■ Could Daniel be the son of some other Fraser in Argenteuil? In the 1825 census already mentioned, my John had an eligible male, but he was not a Donald or a Daniel. Our subject Donald did not have such an eligible male in his household. Another John Fraser at North River had only a wife and a young girl.
Information gleaned in the St. Andrews area points to a Daniel Fraser. He was a witness at the 1821 baptism of John Fraser’s daughter Elisabeth. Again in 1845 Daniel was recorded at the burial of my John’s son Charles. The timing between the two events is almost a whole generation.
Oh, did I say? My John named his sixth son Daniel, born 21 July 1824. He could well have been the man at the burial because Donald-with-so-many kids was not “seen” in the area after 1833.
Moreover, a Donald Fraser “of Argenteuil, parish of St Andrews”[emphasis added] and wife Mary McLean had a son born 29 May 1823, baptized 4 March 1824 in Montreal. Is this “Daniel” of the 1823 marriage? What are chances of both a Donald Fraser and a Daniel Fraser from the same place having a wife Mary McLean? I tend to think this couple was just in the nick of time to baptize a “three-month” baby. Could be that’s why they chose a church other than their 1823 marriage location. Indeed, one might ask why Donald was apparently avoiding the Presbyterian minister at St Andrews, who’d been available since 1818.
So we have a family man Donald at St Andrews/River Rouge 1823-1833 minimally, in close proximity to John. Then we have a Daniel present at the 1821 baptism, who married two years later. Perhaps there was a rather short interval between the death of Donald’s first wife, mother to most of the 1825 children, and his new wife. Despite the forename variation and all too brief appearances in meager sources, I’m concluding for now that they are one and the same man. “Mary McLean” is the common thread that binds them. Whether it’s convincing remains to be seen.
An interesting exercise—but no light bulbs illuminating a relationship to my John, nor to their origins in Scotland. Surely sources are not totally exhausted yet.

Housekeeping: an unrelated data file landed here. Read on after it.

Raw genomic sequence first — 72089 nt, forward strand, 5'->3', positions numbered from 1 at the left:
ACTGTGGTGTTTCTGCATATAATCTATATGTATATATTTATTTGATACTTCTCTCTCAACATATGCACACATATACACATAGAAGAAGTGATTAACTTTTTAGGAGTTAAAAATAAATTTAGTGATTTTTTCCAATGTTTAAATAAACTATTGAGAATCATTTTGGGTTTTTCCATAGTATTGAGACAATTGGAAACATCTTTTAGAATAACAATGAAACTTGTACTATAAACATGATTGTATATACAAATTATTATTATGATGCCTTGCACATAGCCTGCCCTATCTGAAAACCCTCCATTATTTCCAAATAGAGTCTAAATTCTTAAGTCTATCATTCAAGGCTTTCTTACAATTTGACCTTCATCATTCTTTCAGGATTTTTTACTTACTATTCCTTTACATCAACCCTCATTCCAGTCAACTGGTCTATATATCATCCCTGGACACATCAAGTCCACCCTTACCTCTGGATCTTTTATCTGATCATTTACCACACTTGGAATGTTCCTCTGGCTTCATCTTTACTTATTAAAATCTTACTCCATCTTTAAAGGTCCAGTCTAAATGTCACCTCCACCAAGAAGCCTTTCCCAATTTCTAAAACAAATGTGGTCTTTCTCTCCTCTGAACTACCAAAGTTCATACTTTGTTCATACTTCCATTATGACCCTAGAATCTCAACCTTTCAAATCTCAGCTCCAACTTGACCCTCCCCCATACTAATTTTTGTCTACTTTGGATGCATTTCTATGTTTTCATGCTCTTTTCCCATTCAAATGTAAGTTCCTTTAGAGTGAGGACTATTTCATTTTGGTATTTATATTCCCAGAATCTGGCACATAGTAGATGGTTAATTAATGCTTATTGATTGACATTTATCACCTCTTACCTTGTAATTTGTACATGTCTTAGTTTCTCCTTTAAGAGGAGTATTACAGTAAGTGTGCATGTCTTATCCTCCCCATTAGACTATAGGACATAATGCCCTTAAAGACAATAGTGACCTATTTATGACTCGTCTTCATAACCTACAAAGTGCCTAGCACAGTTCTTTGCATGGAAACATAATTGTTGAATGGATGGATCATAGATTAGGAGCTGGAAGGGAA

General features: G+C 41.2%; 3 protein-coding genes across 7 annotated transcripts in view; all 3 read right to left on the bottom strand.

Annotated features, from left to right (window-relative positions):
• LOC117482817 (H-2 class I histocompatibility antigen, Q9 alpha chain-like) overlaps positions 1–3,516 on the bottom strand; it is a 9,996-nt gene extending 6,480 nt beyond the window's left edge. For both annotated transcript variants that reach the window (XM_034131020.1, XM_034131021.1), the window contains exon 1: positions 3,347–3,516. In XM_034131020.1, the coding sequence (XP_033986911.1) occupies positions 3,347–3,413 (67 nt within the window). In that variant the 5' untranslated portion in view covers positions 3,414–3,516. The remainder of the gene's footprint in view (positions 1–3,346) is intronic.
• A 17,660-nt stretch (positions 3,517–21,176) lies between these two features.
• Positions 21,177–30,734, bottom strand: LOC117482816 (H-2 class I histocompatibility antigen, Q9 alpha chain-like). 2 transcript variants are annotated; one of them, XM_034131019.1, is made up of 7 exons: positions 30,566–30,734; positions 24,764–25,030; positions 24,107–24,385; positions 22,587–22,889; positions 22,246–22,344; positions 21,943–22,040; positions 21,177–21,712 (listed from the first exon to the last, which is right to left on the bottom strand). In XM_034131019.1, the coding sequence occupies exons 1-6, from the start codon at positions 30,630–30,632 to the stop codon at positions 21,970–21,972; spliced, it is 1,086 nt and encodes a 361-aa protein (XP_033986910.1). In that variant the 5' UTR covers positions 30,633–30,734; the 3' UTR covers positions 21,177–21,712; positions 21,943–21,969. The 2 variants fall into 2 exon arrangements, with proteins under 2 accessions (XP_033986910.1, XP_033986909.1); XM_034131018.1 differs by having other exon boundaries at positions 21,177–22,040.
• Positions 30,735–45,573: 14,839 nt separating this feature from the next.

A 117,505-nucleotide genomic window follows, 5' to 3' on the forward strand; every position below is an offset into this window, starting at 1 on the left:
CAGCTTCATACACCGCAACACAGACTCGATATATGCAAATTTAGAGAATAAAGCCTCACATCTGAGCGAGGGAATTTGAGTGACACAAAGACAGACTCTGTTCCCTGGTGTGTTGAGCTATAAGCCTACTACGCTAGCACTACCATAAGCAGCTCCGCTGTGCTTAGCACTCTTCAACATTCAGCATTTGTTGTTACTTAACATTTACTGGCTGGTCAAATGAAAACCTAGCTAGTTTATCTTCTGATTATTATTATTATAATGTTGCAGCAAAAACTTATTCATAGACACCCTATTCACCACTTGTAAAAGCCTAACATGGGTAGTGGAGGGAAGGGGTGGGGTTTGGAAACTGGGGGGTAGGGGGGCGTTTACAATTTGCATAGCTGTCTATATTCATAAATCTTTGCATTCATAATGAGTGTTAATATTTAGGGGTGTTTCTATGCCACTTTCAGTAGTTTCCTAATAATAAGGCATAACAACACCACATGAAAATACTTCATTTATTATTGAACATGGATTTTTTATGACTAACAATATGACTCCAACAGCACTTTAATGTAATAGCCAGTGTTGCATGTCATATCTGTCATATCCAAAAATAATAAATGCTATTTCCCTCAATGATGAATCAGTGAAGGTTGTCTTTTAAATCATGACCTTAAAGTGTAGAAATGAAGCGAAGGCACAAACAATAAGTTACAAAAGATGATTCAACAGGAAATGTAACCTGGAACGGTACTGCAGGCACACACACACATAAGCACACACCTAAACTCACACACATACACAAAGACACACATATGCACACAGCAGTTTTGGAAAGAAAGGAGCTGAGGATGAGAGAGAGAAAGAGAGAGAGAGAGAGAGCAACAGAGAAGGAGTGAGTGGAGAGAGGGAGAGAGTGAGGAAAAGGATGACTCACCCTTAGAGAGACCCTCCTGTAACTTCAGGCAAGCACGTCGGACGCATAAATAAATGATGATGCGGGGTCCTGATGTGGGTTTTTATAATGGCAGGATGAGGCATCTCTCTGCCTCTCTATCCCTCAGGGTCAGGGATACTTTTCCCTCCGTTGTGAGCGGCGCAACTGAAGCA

Donald Fraser household, 1825 Census Quebec, York County, Argenteuil Seignory, p. 1276; Library and Archives Canada (LAC) microfilm C-718.
 Donald Fraser household, 1831 Census Quebec, Terrebonne, Argenteuil en Deux-Montagnes, [east side] route de la Rivière Rouge, p. 1854; LAC microfilm C-723.
 Eileen Whillans, “Church of Scotland Records, Argenteuil, Quebec,” [transcript of Chatham Presbyterian Church records], Prescott County GenWeb (http://www.rootsweb.ancestry.com/~onpresco/chatham.htm : accessed 8 April 2008). Online access to the transcript has since been removed.
 “Quebec Vital and Church Records (Drouin Collection) 1621-1967,” digital image, Ancestry.ca (http://www.ancestry.ca : accessed 10 June 2011), Fraser-McLean marriage, 1823; citing St Andrews Presbyterian Church (Montreal, Quebec).
 St Andrews Presbyterian (St Andrews East, Quebec), church register 1818-1827, Fraser baptism 1821; LAC microfilm C-2905.
 St Andrews Presbyterian church register, 1827-1850, Fraser burial 1845; LAC microfilm C-2905.
 St Andrews Presbyterian church register, 1818-1827, Fraser baptism 1824; LAC microfilm C-2905.
 “Quebec Vital and Church Records (Drouin Collection) 1621-1967,” digital image, Ancestry.ca (http://www.ancestry.ca : accessed 10 June 2011), Fraser baptism, 1824; citing St Gabriel Street Presbyterian Church (Montreal, Quebec).
LABELS: Frasers, Inverness-shire, Argenteuil, St Andrews,